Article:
By Peter Casciano, Esq.
Recently, The Washington Post published an article titled: “597 days. And still waiting.” This article provides an in-depth look into the largely broken social security disability system. The article’s attention-grabbing lead statistic states that 10,000 people died in the past year while stuck in a backlog of judges’ disability cases. That statistic alone should make politicians and all Americans sit up and pay attention.
The article follows one social security disability claimant through his experience of preparing for and attending the social security hearing for which he waited so long. How long did he wait? According to the article, currently 1.1 million claimants wait for a hearing with one of the 1,600 administrative law judges nationwide.
As an attorney who regularly attends social security disability hearings, I can tell you that the judges have enormous caseloads, making prompt action impossible. Waiting is a way of life in the social security disability world. Our fee petitions sit un-ruled upon for years. Our clients’ back benefit checks take inordinate amounts of time to issue. It takes months for written decisions to come down after the hearing. I am of the opinion that the judges are largely doing the best they can. Due to a shrinking budget, the Social Security Administration is hamstrung by a lack of resources, manpower and time.
Additionally, the article paints a picture of a social security disability attorney jaded by the system. While social security disability law can certainly be discouraging, my experience is that the article unfairly shows only a singular and narrow viewpoint of what it means to be a disability attorney.
My Experience with Social Security Disability Hearings
I believe that most of my colleagues care deeply for their clients. One particular issue I have with the article is its portrayal of the attorney: he is frustrated with his client for not receiving enough treatment for his conditions, later referring to his client as an idiot. Let me be clear: I am faced daily with my clients’ real-world problem of not having the money to get medical treatment, thereby not generating enough medical evidence to win the case. Each time I see this vicious cycle, my heart goes out to my clients, knowing that if they had resources to receive treatment, or if their illness didn’t prevent it, the medical records would be what I need. Blaming the client for this impossible dilemma is unfair.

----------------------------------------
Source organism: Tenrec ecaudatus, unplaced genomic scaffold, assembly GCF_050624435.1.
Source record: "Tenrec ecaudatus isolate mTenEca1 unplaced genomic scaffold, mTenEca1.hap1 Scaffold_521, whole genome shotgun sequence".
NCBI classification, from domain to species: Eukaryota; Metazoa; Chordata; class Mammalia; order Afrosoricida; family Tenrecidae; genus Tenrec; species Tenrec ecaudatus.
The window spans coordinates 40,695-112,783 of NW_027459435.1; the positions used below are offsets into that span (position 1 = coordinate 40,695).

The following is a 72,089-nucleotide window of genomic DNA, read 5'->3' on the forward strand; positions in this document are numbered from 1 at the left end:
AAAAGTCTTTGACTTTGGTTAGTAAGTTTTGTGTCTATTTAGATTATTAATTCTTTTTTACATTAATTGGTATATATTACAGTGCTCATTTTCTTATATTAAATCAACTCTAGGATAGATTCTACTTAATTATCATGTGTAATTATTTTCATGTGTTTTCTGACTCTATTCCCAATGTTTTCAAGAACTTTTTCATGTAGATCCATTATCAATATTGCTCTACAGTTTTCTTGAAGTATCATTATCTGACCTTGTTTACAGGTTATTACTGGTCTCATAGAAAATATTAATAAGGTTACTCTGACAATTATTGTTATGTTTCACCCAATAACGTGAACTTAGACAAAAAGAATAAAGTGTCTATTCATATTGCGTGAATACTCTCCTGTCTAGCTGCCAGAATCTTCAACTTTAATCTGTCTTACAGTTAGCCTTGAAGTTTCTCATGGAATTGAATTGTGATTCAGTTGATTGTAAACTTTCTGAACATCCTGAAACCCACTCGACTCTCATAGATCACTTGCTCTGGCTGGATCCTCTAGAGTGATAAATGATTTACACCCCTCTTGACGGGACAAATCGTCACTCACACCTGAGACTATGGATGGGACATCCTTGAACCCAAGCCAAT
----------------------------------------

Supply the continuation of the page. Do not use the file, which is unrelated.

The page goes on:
I find that those participating in the social security disability adjudication process are mainly doing the best they can. Attorneys, judges, vocational experts, physicians, and, most importantly, the claimants are simply attempting to do their best in an underfunded and inflexible system. The article does reveal just how stressful the hearing can be, for the claimants especially. It is a unique and frightening experience to wait years for a 30-minute hearing before a complete stranger who will decide your disability case. The benefit, while small, usually does mean the difference between financial stability and poverty. As I tell each of my claimants before the hearing: this experience is about the judge’s assessment of you. They have already seen the records and they already know your work history. What they don’t already know is who you are and if you are credible. The hearing does help provide the judge that personal contact that could make the difference.
I believe this article sheds an important light on the disability process that all Americans should understand. I agree the system needs to be better staffed and better funded. But we must remember the social security system is also filled with great people who care deeply, who are experts at their jobs, and who want justice to be served.
If you are in need of a social security disability lawyer in Maryland, please contact us today.
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